33 TMT Protesters Issued Citations, Emergency Proclamation at Maunakea

July 17, 2019, 9:00 AM HST · Updated July 17, 5:22 PM
Wendy Osher · 0 Comments
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33 TMT Protesters Issued Citations, Emergency Proclamation at Maunakea
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UPDATE: 5 p.m.

Governor David Ige today issued an emergency proclamation allowing additional state assets to support actions at Maunakea.

State officials say the proclamation is also aimed at ensuring lawful activities and the safety of all in the area. The proclamation also expands the authority of law enforcement to control and manage areas on Maunakea.

According to state estimates, there were approximately 1,000 people at the intersection of the Daniel K. Inouye Highway (formerly known as Saddle Road) and the Maunakea Access Road.

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At one point (11:15 a.m.) the highway was shut down to traffic as protesters amassed in the roadway. The Daniel K. Inouye Highway was reopened at around 2:40 p.m., after a more than three hour closure, which included a 30-mile stretch of road.

Law enforcement had indicated that people and vehicles were posing a safety hazard. “Safety remains the state’s number one priority. Fortunately, despite the large crowd on a major highway, there were no injuries reported associated with the protest,” state officials said in an afternoon media update.

Department of Land and Natural Resources Division of Conservation and Resources Enforcement officers issued citations to 33 individuals, and say all were almost immediately released.

The majority of those taken into custody were kupuna or elders, many of whom are well known in the Native Hawaiian community.

The citations were issued in accordance with Hawaiʻi Revised Statutes for Obstructing Government Operations, which is considered a misdemeanor offense. Arraignments at Hilo District Court are scheduled for Sept. 20 at 8:30 a.m.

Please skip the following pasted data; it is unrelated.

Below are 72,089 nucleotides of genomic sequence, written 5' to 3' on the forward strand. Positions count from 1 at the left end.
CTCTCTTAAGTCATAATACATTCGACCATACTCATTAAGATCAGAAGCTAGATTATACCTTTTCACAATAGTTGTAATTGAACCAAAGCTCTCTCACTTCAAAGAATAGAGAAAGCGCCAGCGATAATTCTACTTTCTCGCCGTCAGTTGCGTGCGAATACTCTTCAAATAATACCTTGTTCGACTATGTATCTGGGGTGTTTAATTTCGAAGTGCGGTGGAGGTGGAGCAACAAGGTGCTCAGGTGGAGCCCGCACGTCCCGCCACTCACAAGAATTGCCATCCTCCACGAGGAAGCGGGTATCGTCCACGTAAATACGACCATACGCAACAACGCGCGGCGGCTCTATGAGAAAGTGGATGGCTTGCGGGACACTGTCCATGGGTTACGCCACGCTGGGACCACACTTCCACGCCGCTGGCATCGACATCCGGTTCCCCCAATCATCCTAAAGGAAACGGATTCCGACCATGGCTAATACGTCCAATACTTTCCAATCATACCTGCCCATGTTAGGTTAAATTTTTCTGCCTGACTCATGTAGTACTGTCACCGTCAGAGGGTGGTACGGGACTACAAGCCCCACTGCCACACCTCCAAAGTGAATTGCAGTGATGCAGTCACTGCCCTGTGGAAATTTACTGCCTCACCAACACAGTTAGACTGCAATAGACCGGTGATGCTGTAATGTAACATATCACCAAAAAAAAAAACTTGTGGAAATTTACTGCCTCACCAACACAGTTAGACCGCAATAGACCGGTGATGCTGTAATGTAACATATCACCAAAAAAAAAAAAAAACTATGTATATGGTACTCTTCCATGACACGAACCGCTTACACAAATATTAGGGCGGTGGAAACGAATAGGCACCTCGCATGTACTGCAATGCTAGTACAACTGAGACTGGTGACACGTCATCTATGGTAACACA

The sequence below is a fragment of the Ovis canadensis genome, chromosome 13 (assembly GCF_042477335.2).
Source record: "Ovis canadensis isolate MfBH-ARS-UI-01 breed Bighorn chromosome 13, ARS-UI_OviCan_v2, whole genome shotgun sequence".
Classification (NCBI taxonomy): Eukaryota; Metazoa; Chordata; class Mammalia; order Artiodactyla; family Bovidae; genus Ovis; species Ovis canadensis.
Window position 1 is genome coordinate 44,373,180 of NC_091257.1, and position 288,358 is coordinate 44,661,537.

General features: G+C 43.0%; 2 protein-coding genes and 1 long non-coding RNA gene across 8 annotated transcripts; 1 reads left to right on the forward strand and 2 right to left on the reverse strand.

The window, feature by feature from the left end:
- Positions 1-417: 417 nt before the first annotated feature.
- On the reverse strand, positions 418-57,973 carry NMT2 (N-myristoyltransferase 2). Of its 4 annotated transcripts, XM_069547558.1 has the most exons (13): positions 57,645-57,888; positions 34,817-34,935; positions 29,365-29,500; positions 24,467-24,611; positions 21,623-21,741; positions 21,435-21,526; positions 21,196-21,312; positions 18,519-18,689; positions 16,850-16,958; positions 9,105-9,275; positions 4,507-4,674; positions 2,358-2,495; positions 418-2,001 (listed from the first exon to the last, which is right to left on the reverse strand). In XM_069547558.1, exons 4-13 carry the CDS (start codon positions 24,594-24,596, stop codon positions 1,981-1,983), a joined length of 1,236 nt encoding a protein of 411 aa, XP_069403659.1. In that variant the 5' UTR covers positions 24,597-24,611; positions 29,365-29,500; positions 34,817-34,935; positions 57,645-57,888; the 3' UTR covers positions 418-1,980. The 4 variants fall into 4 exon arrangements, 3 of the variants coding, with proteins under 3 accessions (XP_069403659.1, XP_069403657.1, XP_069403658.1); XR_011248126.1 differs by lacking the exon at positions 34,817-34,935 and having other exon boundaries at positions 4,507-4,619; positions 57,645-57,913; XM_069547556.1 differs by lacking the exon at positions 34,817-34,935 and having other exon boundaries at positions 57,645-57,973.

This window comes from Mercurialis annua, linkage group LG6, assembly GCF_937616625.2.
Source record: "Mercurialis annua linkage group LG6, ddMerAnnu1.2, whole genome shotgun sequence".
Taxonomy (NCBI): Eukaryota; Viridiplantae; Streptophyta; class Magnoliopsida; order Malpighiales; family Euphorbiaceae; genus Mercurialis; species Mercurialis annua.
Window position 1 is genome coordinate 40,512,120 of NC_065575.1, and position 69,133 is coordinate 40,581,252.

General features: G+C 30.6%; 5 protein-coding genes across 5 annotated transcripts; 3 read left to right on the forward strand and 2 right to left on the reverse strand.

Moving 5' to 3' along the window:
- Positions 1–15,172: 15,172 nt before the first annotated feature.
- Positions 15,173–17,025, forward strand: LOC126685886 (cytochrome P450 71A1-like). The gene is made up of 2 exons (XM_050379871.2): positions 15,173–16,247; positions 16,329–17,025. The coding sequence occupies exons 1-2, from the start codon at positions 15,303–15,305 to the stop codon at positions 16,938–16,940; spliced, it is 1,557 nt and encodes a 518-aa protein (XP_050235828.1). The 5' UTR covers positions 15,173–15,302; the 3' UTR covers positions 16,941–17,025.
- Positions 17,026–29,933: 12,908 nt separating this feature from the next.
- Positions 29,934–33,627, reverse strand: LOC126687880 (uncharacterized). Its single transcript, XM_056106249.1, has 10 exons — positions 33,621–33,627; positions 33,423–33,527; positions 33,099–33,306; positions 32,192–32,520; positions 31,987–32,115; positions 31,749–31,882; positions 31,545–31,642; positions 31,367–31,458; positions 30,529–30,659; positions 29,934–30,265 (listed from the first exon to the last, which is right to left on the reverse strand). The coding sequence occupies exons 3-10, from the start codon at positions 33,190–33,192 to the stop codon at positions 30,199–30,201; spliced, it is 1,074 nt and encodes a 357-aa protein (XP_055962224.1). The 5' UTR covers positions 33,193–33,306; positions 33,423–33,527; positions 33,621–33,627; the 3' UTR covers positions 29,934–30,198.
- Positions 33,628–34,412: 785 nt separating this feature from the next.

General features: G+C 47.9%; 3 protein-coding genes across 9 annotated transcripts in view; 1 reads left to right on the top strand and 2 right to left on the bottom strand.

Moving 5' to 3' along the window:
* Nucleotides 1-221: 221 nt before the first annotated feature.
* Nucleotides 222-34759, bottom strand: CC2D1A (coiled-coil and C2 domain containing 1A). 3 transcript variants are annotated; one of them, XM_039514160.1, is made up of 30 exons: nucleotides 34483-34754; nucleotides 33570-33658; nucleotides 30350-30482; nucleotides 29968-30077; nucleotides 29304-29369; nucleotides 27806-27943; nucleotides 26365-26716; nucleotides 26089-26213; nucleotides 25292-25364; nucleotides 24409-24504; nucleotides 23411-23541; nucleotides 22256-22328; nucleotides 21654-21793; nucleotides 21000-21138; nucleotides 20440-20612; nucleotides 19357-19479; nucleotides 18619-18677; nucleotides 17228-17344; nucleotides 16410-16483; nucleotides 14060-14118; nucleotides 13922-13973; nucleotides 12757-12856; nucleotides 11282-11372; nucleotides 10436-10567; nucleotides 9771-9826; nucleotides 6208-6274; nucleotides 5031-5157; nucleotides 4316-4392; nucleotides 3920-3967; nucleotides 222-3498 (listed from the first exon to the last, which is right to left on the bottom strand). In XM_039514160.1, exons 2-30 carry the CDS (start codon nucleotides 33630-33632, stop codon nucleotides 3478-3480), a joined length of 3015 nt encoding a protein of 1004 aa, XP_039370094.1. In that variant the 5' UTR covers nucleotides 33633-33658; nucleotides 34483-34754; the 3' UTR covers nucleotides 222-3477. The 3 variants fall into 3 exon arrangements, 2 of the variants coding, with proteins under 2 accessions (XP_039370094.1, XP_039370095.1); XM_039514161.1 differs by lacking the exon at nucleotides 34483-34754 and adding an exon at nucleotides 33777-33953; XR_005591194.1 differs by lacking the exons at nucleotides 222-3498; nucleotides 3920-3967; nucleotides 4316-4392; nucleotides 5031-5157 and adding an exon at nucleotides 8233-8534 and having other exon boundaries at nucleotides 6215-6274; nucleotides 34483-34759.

Four people were taken away in ambulances with minor health issues, according to a state update.

“Our top priority is the safety and security of our communities and the TMT construction teams. This is a long-term process and we are committed to enforcing the law and seeing this project through,” said Gov. Ige.

Opponents of the project say development atop the mountain would further desecrate land they consider to be sacred. Supporters of the project say they believe in the co-existence of culture and science atop the mountain.

Meantime, here on Maui and throughout the state, sign waving demonstrations are planned by those standing in solidarity with opponents of the TMT project.

A Stand With Maunakea sign waving event takes place today and tomorrow afternoon beginning at 4:30 p.m.along Ka’ahumanu Avenue fronting UH Maui College.

Earlier today in Lahaina at the corner of Front and Hotel streets, a peaceful protest was held in support of protesters on Maunakea. Keeamoku Kapu, spokesperson for Hui Aloha Aina O Lahaina coordinated gathering in West Maui.

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    UPDATE 2:47 p.m.

    Hawaiʻi Island Police report that the Daniel K. Inouye Highway (also known as Saddle Road) is now open as of 2:47 p.m. It was closed earlier due to protesters massed on the road.

    UPDATE: (11:07, 11:33 a.m./ 12:01, 12:22, 2:35 p.m. 7.17.19)

    The Hawaiʻi Police Department issued a road closure notification at 11:33 a.m. saying the Daniel K. Inouye Hwy (Rte 200) is now closed due to “protesters massing on road.” Police say the closure is indefinite “for the safety of protesters and motorist alike.”  The Daniel K. Inouye Highway on Hawaiʻi Island is closed above Kaumana Drive in Hilo and the Old Saddle Road intersection above the Waikiʻi Ranch Subdivision in Waimea.

    The state’s Maunakea Media team held a press briefing at 11 a.m. to provide an update on today’s developments.

    Dan Dennison, Senior Communications Manager with the Department of Land and Natural Resources said, “The state of Hawaiʻi and Governor Ige are totally committed to seeing this project move forward and to allow TMT to start moving their equipment and start staging their equipment on top of the Mountain.” He continued saying, “How long that’s going to take, I don’t think anyone knows, but the state remains committed to this operation,” said Dennison.

    When asked how many law enforcement personnel were on scene and responding, state officials called it an “operational security question” and could not provide that information.

    “Both law enforcement and the protesters were absolutely respectful.  I think you all observed an operation that really went down without any violence.  And as I’ve said before, a lot of the officers and the folks that were arrested are either close friends or family. Most of the DOCARE officers involved today live here on Hawaiʻi Island.  I think all things considered, it really couldn’t have gone better,” said Dennison.

    More than 15 individuals had been taken into custody with some of them returning to the site. Authorities say it is likely that those who returned were cited rather than booked, given their quick return to the demonstration site.